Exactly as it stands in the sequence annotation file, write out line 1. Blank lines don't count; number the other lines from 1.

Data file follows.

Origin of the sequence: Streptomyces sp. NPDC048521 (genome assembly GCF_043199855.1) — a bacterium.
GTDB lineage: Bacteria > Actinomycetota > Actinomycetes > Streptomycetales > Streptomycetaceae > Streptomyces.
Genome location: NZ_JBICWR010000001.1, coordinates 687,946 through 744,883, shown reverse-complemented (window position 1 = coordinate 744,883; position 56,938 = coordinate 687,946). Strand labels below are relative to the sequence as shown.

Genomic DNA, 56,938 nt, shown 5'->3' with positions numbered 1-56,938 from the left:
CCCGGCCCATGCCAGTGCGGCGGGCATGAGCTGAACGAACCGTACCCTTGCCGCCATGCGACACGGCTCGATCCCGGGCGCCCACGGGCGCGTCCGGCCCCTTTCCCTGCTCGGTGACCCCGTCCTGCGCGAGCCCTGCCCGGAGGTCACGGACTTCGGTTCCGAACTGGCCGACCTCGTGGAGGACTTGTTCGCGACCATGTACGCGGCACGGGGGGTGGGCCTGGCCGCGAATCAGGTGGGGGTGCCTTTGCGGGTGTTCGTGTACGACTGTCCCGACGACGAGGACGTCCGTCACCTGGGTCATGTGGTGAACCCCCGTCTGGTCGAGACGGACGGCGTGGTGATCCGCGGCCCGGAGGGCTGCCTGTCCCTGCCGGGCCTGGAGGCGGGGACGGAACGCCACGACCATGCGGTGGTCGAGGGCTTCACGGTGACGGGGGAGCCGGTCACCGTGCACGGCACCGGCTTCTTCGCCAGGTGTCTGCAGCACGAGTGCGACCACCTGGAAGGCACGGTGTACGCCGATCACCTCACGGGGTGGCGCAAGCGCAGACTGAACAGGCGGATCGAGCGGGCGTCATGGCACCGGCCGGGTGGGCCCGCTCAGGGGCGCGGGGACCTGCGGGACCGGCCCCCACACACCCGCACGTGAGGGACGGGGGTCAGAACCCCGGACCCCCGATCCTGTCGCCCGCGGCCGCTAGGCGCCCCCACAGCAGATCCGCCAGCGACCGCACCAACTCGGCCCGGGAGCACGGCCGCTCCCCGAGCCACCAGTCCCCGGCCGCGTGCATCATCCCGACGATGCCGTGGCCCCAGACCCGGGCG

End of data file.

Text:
Origin of the sequence: Streptomyces sp. NPDC048521 (genome assembly GCF_043199855.1) — a bacterium.